Is this America, where the U.S. Constitution's Eighth Amendment declares that "Excessive bail shall not be required, nor excessive fines imposed, nor cruel and unusual punishments inflicted," or is it Bizarro World? -- Is an American vice president really openly (so to speak) advocating torture? -- The answer is yes. -- On Saturday, Associated Press reported that "Vice President Dick Cheney made an unusual personal appeal to Republican senators this week to allow CIA exemptions to a proposed ban on the torture of terror suspects in U.S. custody, according to participants in a closed-door session." -- The AP report relied on anonymous accounts from "several lawmakers who attended." -- AP reported that Sen. Jeff Sessions of Alabama seconded Cheney's arguments, while Arizona Sen. John McCain dissented. -- As we saw in the preparation of energy policy, the vice president's conception of public policy discussion precludes communication with the public: "[T]he room was cleared of aides before the vice president began his remarks, said by one senator to include a reference to classified material. . . . . 'The vice president's office doesn't have any comment on a private meeting with members of the Senate,' Steve Schmidt, a spokesman for Cheney, said on Friday." -- There is an Alice-in-Wonderland character to all these discussions that typifies our neo-Orwellian times. -- As Al Capp's Pogo said: We have met the enemy, and he is us....
CHENEY ASKS CIA EXEMPTION FROM BAN ON TORTURE
November 5, 2005
WASHINGTON -- Vice President Dick Cheney made an unusual personal appeal to Republican senators this week to allow CIA exemptions to a proposed ban on the torture of terror suspects in U.S. custody, according to participants in a closed-door session.
Cheney told his audience the United States doesn't engage in torture, these participants added, even though he said the administration needed an exemption from any legislation banning "cruel, inhuman or degrading" treatment in case the president decided one was necessary to prevent a terrorist attack.
The vice president made his comments at a regular weekly private meeting of Senate Republican senators, according to several lawmakers who attended. Cheney often attends the meetings, a chance for the rank-and-file to discuss legislative strategy, but he rarely speaks.
In this case, the room was cleared of aides before the vice president began his remarks, said by one senator to include a reference to classified material. The officials who disclosed the events spoke on condition of anonymity, citing the confidential nature of the discussion.
"The vice president's office doesn't have any comment on a private meeting with members of the Senate," Steve Schmidt, a spokesman for Cheney, said on Friday.
The vice president drew support from at least one lawmaker, Sen. Jeff Sessions of Alabama, while Arizona Sen. John McCain dissented, officials said.
McCain, who was tortured while held as a prisoner during the Vietnam War, is the chief Senate sponsor of an anti-torture provision that has twice cleared the Senate and triggered veto threats from the White House.
Cheney's decision to speak at the meeting underscored both his role as White House point man on the contentious issue and the importance the administration attaches to it.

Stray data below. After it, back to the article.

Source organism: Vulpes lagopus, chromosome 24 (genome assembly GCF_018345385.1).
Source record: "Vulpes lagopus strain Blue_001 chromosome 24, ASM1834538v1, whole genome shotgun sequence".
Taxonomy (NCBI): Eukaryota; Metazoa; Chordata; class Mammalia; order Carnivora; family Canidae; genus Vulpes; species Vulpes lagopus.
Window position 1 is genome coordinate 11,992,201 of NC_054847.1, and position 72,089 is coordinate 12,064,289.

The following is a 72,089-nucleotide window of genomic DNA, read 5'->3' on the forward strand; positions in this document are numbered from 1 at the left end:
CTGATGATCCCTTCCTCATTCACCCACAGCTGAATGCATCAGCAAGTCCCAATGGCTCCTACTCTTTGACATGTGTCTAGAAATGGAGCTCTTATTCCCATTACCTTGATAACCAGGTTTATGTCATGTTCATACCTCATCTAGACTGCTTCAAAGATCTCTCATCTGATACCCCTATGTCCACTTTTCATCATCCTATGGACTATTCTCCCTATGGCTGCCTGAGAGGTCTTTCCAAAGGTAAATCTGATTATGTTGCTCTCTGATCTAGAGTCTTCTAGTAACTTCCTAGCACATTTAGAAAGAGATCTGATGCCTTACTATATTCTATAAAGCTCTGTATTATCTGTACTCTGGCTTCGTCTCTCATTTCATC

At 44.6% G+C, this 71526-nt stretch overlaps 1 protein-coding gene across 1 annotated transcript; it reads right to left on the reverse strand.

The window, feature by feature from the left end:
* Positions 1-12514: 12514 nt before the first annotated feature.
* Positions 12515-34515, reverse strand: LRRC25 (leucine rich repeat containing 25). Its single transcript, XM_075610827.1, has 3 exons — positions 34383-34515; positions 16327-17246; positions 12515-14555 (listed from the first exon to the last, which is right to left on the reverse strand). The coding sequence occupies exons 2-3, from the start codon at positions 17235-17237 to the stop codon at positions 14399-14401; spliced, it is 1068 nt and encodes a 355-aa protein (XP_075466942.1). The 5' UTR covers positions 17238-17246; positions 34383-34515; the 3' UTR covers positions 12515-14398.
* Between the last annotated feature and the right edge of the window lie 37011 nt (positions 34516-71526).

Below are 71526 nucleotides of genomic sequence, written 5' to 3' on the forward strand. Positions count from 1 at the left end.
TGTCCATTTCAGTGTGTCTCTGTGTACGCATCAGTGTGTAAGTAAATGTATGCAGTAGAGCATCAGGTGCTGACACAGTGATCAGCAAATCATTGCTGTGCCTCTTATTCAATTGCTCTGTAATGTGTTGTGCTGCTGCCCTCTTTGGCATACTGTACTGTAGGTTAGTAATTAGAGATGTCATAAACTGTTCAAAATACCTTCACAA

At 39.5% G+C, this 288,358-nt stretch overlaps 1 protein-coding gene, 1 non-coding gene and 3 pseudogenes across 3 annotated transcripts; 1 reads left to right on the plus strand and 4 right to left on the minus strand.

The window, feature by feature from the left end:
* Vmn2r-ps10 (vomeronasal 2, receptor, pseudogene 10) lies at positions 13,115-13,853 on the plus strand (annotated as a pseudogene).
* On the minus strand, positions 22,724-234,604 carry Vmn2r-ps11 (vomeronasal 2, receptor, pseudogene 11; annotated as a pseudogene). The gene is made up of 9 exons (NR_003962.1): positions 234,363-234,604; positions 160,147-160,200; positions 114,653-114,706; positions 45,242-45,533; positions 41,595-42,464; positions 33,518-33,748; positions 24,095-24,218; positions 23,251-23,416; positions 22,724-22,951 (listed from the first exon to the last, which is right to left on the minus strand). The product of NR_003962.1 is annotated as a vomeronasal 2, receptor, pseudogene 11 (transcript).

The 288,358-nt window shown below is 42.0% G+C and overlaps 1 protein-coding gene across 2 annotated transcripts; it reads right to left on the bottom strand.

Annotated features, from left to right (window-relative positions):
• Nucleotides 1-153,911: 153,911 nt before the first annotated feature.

The vice president made his appeal at a time Congress is struggling with the torture issue in light of the Abu Ghraib prison scandal and allegations of mistreatment of prisoners at Guantanamo Bay, Cuba. The United States houses about 500 detainees at the naval base there, many of them captured in Afghanistan.
Additionally, human rights organizations contend the United States turns detainees over to other countries that it knows will use torture to try and extract intelligence information.
Cheney's appeal came two days before a former senior State Department official claimed in an interview with National Public Radio's "Morning Edition" that he had traced memos back to Cheney's office that he believes led to U.S. troops abusing prisoners in Iraq.
Lawrence Wilkerson, Secretary of State Colin Powell's chief of staff in the first Bush administration and a former colonel, said Thursday that the view of Cheney's office was put in "carefully couched" terms in memos but that to a soldier in the field it meant sometimes using interrogation techniques that "were not in accordance with the spirit of the Geneva Conventions and the law of war" to extract better intelligence.
The Senate recently approved a provision banning the "cruel, inhuman, or degrading" treatment of detainees in U.S. custody. The vote was 90-9, and an identical provision was added to a second measure on a voice vote on Friday.
Comparable House legislation does not include a similar provision, and it is not clear whether anti-torture language will be included in either of two large defense measures Congress hopes to send to Bush's desk later this year.
The White House initially tried to kill the anti-torture provision while it was pending in the Senate, then switched course to lobby for an exemption in cases of "clandestine counterterrorism operations conducted abroad, with respect to terrorists who are not citizens of the United States." The president would have to approve the exemption, and Defense Department personnel could not be involved. In addition, any activity would have to be consistent with the Constitution, federal law, and U.S. treaty obligations, according to draft changes in the exemption the White House is seeking.
Cheney also has met several times with McCain, including one session that CIA Director Porter Goss attended in a secure room in the Capitol.